Guest Lecture – Stefan Östersjö

Musical Transformations: Artistic Research Approaches to the Development of Decolonised Methods

This presentation seeks to demonstrate how a combination of stimulated recall and collaborative autoethnographic strategies can be applied to artistic and scholarly work at the intersection of ethnomusicology and artistic research. Building on recently collected material from fieldwork in Vietnam, the presentation also refers to the long-term method development within the Vietnamese/Swedish group The Six Tones, of which Östersjö is a founding member. The discussion centers around the inter-subjective forms of stimulated recall analysis, developed through the creative work of this innovative intercultural music ensemble. In “Shared Listenings”, a new book for Cambridge Elements, Östersjö, along with three more researchers from the Musical Transformations project, argue that these methods may form part of developing a decolonized methodology—for both music performance and research. The central argument is built on how the artistic research practice of The Six Tones was successfully shared with three master performers in the south of Vietnam as part of Musical Transformations in 2018–2019.

Musical Transformations is an international research project, funded by the Marcus and Amalia Wallenberg foundation, concerned with the ways musical change can be related to processes of transculturation. The project has studied the dynamic history and contemporary performance practices of Vọng Cổ, a song which has undergone a radical set of transformations since the 1920s. Its syncretic history also pertains to the development of the Vietnamese guitar, and this chapter seeks to outline the connections between processes of transculturation and urbanization, and specifically the duality between tradition and modernity they involve. The Musical Transformations project seeks to develop decolonizing methods for music research, and uses stimulated recall of video documentation of artistic process as a means. Hereby, the project aims to include the perspective of each participating musician in the analysis, seeking intersubjective and collaborative approaches to the emic-etic problem of ethnomusicological research. In the first phase of the project, set in the Mekong delta and the city of Sài Gòn, The Six Tones invited masters of Tài Tử, a form of chamber music which is discussed further below, to document versions of the Vọng Cổ, and also to experiment with the tradition and create new versions of the song. This work was carried out in recording studios in Sài Gòn, and resulted in an album which features Phạm Công Tỵ, Phạm Văn Môn and Huỳnh Tuấn, together with The Six Tones.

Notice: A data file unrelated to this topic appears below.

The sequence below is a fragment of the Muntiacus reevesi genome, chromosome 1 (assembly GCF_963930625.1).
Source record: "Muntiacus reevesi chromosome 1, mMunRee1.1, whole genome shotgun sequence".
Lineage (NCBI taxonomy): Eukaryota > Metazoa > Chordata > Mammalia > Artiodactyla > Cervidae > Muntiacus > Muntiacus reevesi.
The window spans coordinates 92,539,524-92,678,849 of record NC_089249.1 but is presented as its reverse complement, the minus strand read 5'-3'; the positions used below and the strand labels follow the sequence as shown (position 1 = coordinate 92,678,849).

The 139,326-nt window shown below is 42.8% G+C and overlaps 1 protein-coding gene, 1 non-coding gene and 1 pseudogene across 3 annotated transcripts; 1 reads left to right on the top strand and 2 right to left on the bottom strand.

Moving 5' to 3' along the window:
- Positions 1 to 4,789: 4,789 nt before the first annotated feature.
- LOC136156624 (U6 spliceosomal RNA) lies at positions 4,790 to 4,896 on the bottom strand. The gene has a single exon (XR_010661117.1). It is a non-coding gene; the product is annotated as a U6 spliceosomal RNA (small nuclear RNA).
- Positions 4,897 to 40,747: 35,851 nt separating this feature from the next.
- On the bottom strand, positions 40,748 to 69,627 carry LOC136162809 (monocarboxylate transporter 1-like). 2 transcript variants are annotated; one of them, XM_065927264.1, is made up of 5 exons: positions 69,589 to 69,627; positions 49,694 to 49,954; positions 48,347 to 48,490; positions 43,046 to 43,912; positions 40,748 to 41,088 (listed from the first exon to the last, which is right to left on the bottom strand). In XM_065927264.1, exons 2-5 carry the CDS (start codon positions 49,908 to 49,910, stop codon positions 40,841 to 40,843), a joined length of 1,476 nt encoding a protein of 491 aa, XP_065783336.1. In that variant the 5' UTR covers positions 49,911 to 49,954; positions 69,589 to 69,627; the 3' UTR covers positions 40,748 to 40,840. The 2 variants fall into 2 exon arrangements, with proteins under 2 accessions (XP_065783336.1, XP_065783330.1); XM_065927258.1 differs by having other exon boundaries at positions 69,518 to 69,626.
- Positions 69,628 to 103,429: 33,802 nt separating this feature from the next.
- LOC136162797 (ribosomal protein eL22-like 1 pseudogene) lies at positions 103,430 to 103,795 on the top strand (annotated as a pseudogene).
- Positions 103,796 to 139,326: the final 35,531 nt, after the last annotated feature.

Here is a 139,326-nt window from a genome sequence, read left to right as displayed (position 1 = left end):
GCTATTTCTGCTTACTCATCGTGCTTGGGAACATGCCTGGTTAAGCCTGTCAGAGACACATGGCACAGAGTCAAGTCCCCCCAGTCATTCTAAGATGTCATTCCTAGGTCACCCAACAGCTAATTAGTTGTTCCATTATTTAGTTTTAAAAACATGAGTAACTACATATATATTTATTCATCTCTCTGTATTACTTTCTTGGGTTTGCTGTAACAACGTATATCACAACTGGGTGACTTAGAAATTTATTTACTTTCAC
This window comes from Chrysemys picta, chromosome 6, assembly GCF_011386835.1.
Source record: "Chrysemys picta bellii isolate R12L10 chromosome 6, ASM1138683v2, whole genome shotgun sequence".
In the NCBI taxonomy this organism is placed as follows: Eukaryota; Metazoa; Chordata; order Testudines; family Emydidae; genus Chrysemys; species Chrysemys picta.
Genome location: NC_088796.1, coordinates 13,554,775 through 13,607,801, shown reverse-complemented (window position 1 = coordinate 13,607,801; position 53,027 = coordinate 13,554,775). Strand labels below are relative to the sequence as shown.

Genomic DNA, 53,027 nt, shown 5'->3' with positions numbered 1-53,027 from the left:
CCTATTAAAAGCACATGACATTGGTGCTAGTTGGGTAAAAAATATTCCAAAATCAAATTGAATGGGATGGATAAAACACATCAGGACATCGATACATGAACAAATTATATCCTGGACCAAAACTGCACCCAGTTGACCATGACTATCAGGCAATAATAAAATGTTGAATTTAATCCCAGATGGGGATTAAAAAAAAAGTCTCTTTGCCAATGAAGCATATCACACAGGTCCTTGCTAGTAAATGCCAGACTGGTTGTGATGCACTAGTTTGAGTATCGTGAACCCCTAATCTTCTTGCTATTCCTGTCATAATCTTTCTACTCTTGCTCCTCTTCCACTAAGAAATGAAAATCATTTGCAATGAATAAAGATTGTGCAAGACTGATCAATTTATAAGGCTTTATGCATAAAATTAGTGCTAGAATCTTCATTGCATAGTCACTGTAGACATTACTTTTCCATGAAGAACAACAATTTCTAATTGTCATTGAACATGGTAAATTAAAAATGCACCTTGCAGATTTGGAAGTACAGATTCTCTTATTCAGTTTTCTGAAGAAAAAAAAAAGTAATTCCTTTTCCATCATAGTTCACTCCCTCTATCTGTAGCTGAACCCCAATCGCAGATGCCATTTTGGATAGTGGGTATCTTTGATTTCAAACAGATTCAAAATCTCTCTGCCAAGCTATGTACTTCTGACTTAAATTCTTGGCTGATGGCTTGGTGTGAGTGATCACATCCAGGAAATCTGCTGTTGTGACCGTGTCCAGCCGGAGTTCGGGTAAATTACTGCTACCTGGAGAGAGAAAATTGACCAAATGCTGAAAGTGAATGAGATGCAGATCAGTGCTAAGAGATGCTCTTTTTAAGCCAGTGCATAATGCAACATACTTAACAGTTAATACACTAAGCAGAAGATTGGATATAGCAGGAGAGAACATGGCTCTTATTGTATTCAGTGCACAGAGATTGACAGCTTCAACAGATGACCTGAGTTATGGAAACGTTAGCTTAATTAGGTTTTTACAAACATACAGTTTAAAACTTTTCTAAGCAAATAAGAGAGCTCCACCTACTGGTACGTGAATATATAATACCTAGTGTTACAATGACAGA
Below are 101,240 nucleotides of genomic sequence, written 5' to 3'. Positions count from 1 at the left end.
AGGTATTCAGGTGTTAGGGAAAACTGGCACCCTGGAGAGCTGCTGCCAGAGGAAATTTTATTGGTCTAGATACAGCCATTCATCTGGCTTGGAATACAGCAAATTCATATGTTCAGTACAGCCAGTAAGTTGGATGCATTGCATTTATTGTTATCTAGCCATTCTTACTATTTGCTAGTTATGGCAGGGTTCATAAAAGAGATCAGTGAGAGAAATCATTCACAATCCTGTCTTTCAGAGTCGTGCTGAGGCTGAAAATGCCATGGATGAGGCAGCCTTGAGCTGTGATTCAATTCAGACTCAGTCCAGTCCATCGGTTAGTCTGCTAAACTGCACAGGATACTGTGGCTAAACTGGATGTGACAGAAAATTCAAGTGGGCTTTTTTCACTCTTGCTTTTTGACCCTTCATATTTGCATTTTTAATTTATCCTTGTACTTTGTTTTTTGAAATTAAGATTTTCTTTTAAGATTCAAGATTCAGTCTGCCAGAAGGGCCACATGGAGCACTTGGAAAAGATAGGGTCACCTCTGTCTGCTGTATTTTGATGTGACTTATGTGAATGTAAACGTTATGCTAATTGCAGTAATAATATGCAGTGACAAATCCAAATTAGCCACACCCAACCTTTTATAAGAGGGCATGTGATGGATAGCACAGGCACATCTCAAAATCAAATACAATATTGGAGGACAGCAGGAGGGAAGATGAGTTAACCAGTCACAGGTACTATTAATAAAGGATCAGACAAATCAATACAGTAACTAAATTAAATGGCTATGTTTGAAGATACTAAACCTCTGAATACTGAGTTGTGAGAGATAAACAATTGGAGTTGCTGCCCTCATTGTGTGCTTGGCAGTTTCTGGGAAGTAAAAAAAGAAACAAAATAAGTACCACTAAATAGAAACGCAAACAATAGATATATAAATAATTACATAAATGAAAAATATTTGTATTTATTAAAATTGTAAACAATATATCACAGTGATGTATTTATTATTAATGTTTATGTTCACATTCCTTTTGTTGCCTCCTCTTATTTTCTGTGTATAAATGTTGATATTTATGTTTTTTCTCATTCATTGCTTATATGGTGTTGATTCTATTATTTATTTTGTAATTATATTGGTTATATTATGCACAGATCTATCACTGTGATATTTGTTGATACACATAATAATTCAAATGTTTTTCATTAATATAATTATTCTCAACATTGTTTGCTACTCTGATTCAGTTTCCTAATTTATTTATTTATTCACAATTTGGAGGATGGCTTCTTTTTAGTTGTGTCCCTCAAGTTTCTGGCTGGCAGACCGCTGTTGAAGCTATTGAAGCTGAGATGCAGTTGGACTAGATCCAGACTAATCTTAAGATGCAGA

Stefan Östersjö

Stefan Östersjö is Chaired Professor of Musical Performance at Piteå School of Music, Luleå University of Technology. He received his doctorate in 2008 for a dissertation on musical inter­pretation and contemporary performance practice. In 2009, he became a research fellow at the Orpheus Institute. He is currently also a guest professor at Ingesund School of Music, Karlstad University of Technology, Professor II at Western Norway University of Applied Sciences, and associate professor at DXARTS, University of Washington.

Östersjö is a leading classical guitarist specialising in the performance of contemporary music. As a soloist, chamber musician, sound artist, and improviser, he has released more than thirty CDs and toured Europe, the USA, and Asia. He has collaborated extensively with composers and in the creation of works involving choreography, film, video, performance art, and music theatre. Between 1995 and 2012 he was the artistic director of Ensemble Ars Nova, a leading Swedish ensemble for contemporary music. He is a founding member of the Vietnamese group The Six Tones, which since 2006 has developed into a platform for interdisciplinary intercultural collaboration. As a member of the Landscape Quartet he has developed an articulated performative practice within ecological sound art. As a soloist he has worked with conductors such as Lothar Zagrosek, Péter Eötvös, Pierre-André Valade, Mario Venzago, and Andrew Manze.